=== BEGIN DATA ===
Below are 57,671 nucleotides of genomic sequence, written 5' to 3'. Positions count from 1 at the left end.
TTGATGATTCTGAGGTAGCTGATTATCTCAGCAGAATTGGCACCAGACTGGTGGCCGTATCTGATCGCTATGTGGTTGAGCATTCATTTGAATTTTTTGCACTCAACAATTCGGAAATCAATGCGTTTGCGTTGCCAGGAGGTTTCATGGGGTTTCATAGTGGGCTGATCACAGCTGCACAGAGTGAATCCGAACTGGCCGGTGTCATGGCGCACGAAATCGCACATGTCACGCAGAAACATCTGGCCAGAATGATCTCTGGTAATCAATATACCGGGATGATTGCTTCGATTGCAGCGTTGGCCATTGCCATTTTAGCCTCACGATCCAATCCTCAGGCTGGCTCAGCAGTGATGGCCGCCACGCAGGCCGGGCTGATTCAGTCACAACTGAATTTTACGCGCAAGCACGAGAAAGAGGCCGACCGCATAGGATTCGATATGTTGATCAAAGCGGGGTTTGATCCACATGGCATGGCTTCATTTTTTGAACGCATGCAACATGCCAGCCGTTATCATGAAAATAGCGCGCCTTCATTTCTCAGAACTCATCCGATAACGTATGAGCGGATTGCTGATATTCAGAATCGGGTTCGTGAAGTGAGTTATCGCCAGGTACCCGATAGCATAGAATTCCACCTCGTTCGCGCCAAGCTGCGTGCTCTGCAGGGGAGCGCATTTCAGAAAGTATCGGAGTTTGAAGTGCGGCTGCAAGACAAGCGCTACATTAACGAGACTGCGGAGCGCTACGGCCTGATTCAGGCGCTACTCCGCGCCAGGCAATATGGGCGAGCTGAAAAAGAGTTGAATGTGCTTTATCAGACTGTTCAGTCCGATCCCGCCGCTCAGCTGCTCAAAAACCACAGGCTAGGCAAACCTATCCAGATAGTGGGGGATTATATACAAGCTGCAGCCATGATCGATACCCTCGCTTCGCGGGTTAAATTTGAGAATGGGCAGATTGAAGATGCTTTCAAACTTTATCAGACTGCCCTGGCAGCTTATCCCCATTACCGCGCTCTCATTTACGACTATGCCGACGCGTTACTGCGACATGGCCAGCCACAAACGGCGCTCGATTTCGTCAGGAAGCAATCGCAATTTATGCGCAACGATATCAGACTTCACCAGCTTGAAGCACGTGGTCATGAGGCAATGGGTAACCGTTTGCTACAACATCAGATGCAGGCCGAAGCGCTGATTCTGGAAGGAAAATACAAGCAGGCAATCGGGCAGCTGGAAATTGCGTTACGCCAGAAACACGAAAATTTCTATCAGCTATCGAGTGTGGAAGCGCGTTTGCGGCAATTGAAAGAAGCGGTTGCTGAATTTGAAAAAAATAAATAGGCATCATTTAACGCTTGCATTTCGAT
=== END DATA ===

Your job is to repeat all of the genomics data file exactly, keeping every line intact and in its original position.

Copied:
Below are 57,671 nucleotides of genomic sequence, written 5' to 3'. Positions count from 1 at the left end.
TTGATGATTCTGAGGTAGCTGATTATCTCAGCAGAATTGGCACCAGACTGGTGGCCGTATCTGATCGCTATGTGGTTGAGCATTCATTTGAATTTTTTGCACTCAACAATTCGGAAATCAATGCGTTTGCGTTGCCAGGAGGTTTCATGGGGTTTCATAGTGGGCTGATCACAGCTGCACAGAGTGAATCCGAACTGGCCGGTGTCATGGCGCACGAAATCGCACATGTCACGCAGAAACATCTGGCCAGAATGATCTCTGGTAATCAATATACCGGGATGATTGCTTCGATTGCAGCGTTGGCCATTGCCATTTTAGCCTCACGATCCAATCCTCAGGCTGGCTCAGCAGTGATGGCCGCCACGCAGGCCGGGCTGATTCAGTCACAACTGAATTTTACGCGCAAGCACGAGAAAGAGGCCGACCGCATAGGATTCGATATGTTGATCAAAGCGGGGTTTGATCCACATGGCATGGCTTCATTTTTTGAACGCATGCAACATGCCAGCCGTTATCATGAAAATAGCGCGCCTTCATTTCTCAGAACTCATCCGATAACGTATGAGCGGATTGCTGATATTCAGAATCGGGTTCGTGAAGTGAGTTATCGCCAGGTACCCGATAGCATAGAATTCCACCTCGTTCGCGCCAAGCTGCGTGCTCTGCAGGGGAGCGCATTTCAGAAAGTATCGGAGTTTGAAGTGCGGCTGCAAGACAAGCGCTACATTAACGAGACTGCGGAGCGCTACGGCCTGATTCAGGCGCTACTCCGCGCCAGGCAATATGGGCGAGCTGAAAAAGAGTTGAATGTGCTTTATCAGACTGTTCAGTCCGATCCCGCCGCTCAGCTGCTCAAAAACCACAGGCTAGGCAAACCTATCCAGATAGTGGGGGATTATATACAAGCTGCAGCCATGATCGATACCCTCGCTTCGCGGGTTAAATTTGAGAATGGGCAGATTGAAGATGCTTTCAAACTTTATCAGACTGCCCTGGCAGCTTATCCCCATTACCGCGCTCTCATTTACGACTATGCCGACGCGTTACTGCGACATGGCCAGCCACAAACGGCGCTCGATTTCGTCAGGAAGCAATCGCAATTTATGCGCAACGATATCAGACTTCACCAGCTTGAAGCACGTGGTCATGAGGCAATGGGTAACCGTTTGCTACAACATCAGATGCAGGCCGAAGCGCTGATTCTGGAAGGAAAATACAAGCAGGCAATCGGGCAGCTGGAAATTGCGTTACGCCAGAAACACGAAAATTTCTATCAGCTATCGAGTGTGGAAGCGCGTTTGCGGCAATTGAAAGAAGCGGTTGCTGAATTTGAAAAAAATAAATAGGCATCATTTAACGCTTGCATTTCGAT